Tips #10: Check in the Old Town
Almost all main European cities will have an Old Town—an area of the city that dates back to its earliest days. Visiting an Old Town is a great way to get a glimpse into the history of the city, and it’s usually free of charge.
The Old Towns are full of historical monuments and landmarks, so you can easily spend an entire day or two just exploring the area without spending a penny. And if you’re lucky, you might stumble across some free guided tours or events that take place there.
If you’re traveling to Europe in Easter or Winter, the Main Square (located in the Old Town) is the place to be for free festivals, concerts, and open markets, whether it’s an Easter Market or a Christmas one.
Tips #11: How to Find Cheap Places to Stay
Europe is the heaven of hostels and budget hotels. With a little bit of research and flexibility with your dates, you can easily find cheap places to stay in Europe.
Check websites such as HostelWorld, Agoda, or Booking for the best deals on hostels and budget hotels near your destination. For the best deals on accommodations, book your hotels as far in advance as possible and be flexible with your dates to snag the best prices.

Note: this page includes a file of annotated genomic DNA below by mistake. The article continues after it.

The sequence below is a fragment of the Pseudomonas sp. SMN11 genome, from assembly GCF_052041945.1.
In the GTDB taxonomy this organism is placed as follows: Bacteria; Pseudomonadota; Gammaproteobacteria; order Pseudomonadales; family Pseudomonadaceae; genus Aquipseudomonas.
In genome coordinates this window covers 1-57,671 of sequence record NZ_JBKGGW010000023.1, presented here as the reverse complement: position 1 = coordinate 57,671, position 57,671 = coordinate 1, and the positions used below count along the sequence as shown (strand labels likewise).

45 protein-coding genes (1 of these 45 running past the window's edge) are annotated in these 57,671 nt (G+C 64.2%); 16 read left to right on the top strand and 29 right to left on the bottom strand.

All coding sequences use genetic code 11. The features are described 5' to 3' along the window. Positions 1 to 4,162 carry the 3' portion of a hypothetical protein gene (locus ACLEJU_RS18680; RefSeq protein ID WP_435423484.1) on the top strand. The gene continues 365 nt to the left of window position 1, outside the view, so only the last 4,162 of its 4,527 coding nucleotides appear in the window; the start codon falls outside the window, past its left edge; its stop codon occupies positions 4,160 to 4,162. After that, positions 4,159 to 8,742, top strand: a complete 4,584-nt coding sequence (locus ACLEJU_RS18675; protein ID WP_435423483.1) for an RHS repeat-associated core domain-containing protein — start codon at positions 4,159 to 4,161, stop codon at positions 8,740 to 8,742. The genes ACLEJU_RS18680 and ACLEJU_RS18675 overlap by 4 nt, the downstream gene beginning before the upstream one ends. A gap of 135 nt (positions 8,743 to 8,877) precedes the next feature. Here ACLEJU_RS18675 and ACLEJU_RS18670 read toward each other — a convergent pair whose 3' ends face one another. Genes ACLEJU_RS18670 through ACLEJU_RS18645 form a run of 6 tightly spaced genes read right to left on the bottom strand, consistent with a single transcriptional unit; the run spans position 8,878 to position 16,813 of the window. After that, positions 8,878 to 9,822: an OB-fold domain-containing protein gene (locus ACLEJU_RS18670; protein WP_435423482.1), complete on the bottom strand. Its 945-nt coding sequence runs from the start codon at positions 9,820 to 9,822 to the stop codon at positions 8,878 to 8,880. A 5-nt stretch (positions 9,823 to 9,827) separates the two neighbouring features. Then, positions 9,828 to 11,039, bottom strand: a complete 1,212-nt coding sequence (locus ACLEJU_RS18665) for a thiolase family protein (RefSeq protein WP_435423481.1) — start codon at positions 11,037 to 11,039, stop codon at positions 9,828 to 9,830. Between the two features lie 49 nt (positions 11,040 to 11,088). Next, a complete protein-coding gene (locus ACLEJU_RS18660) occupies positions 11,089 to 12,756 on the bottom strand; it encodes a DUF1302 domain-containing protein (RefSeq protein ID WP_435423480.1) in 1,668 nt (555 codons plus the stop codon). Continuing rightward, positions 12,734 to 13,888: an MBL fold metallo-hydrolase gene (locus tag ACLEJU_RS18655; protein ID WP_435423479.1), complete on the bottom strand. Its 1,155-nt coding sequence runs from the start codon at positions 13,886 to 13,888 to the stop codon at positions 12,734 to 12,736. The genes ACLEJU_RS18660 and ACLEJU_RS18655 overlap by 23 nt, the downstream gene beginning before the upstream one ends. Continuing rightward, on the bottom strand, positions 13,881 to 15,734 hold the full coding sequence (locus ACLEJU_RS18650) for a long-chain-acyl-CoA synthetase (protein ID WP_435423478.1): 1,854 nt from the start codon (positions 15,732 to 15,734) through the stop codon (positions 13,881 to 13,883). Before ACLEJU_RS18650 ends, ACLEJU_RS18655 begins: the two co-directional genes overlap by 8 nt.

Finally, if you’re traveling with friends or family, renting an apartment is often cheaper than booking multiple rooms in a hotel. Also, consider looking into Airbnb if you’re looking for something a little bit more private and comfortable.
Tips #12: How to Travel at Cheaper Rates
If you’re planning to explore multiple cities in one trip, the best way to do it is by signing up for a rail pass. Rail passes are great if you want to travel across Europe and save money on transportation.